Johns Hopkins Children's Center Study Shows Negative Impact of COVID-19 Pandemic on Youth Minority Mental Health

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Recent historical, political and public health events, most notably the COVID-19 pandemic, have collectively contributed to increased stress and mental health challenges among many groups of people — including adolescents in racial and ethnic minorities.

In a study published Feb. 1 in Academic Pediatrics, Johns Hopkins Children’s Center researchers investigated the pandemic’s effect on preexisting mental health disparities among youth, and found rates of depression, anxiety, and suicidal thoughts and behaviors significantly increased during the pandemic and in the post-pandemic period, especially among Black, Asian and Hispanic females.

“Our findings show this is a real problem that we need to urgently address on all fronts,” says Laura Prichett, Ph.D., M.H.S., the first author of the study, an assistant professor in general pediatrics at the Johns Hopkins University School of Medicine and a Building Interdisciplinary Research Careers in Women’s Health Scholar at the Johns Hopkins Institute for Clinical and Translational Research.

Using electronic medical record data from Johns Hopkins Community Physicians, a health care system with 40 locations throughout Maryland, researchers evaluated changes in annual rates of depression, anxiety and suicide risk-related diagnoses among 29,117 adolescents ranging in age from 8 to 20. Researchers organized participants into subgroups based on gender, race and ethnicity — Asian, Black, Hispanic and white young males and females.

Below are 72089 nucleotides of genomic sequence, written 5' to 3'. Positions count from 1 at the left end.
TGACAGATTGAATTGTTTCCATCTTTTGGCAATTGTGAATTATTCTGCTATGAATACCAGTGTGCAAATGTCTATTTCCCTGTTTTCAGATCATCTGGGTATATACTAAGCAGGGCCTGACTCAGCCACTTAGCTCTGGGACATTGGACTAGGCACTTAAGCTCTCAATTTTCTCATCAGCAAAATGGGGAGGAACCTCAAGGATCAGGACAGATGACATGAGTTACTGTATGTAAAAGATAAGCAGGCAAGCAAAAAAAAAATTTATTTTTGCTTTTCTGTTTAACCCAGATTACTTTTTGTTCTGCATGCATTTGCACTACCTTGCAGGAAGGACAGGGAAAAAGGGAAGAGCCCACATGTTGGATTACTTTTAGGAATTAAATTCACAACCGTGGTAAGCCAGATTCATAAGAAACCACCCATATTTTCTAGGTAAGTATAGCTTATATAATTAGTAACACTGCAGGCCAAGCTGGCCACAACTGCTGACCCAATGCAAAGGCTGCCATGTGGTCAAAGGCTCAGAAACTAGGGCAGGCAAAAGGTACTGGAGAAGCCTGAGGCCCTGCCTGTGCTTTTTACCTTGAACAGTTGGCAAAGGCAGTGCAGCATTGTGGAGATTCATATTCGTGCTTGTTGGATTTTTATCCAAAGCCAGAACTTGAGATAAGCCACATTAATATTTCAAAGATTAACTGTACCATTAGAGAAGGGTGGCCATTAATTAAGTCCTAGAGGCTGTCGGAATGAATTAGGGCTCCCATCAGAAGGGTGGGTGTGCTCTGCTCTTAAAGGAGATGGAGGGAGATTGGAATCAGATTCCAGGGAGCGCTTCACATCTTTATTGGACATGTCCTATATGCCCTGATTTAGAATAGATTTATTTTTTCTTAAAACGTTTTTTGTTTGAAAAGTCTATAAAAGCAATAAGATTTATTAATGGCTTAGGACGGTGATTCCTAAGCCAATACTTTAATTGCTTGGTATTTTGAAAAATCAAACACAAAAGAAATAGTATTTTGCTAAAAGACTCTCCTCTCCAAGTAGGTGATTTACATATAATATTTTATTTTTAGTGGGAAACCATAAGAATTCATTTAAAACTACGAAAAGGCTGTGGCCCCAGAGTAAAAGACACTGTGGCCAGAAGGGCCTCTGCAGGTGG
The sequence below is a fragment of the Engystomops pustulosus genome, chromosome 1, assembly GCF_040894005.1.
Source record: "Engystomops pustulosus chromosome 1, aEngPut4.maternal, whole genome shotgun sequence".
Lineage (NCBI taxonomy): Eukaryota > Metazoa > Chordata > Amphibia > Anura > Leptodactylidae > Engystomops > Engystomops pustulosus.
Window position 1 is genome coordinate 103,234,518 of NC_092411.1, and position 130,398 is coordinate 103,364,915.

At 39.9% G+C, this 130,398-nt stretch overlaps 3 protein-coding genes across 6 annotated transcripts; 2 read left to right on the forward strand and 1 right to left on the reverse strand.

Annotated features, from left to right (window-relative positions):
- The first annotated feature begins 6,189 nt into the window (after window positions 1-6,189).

The researchers found that almost all racial and gender subgroups had significantly higher rates of depression and anxiety after the start of the pandemic, compared to the years prior. Data shows rates of anxiety significantly increased — especially among Asian females, who saw a 136% increase (25.4 to 59.9 out of 1,000). In addition, rates of depression rose substantially among all subgroups, with the highest rates among females across all racial groups. Hispanic males had a 190% increase in rates of depression (12.1 to 35.1 out of 1,000). Researchers also found suicidal thoughts and behaviors substantially increased among all subgroups — most notably female subgroups, with the largest increases among Asian females, who saw a 171% increase (2.8 to 7.5 out of 1,000), and Black females, who had a 90.2% increase (5.1 to 9.7 out of 1,000).

The study authors note there are specific stressors and sociocultural constructs unique to each of the subgroups that are contributing to these mental health trends seen among adolescents. In addition to the stress caused by isolation from peers, economic concerns and health worries directly related to the COVID-19 pandemic, many of these subgroups have also experienced racism-specific stress.

However, the study authors note these trends could also reflect better identification of mental health indicators, increased willingness to ask practitioners for help or more openness to discuss mental health concerns.

“These trends we are seeing, I think are a combination of good things — like doctors noticing more that kids need help, and then really bad things having to do with the COVID-19 pandemic, isolation from peers, racism and financial stress,” says Prichett. “No matter what, it is clear that these past few years have significantly impacted young peoples’ mental health. This is a serious problem, and we need to take urgent action.”

Prichett and the other investigators believe there are important next steps to address the concern, including universal screening of youth in school and in primary care, broadening understanding of effective treatment and support options for patients and practitioners, and more funding for mental health support services for young people and their families at school, work and home.

If you want to learn more about the study and this important issue, Laura Prichett is available for interviews.

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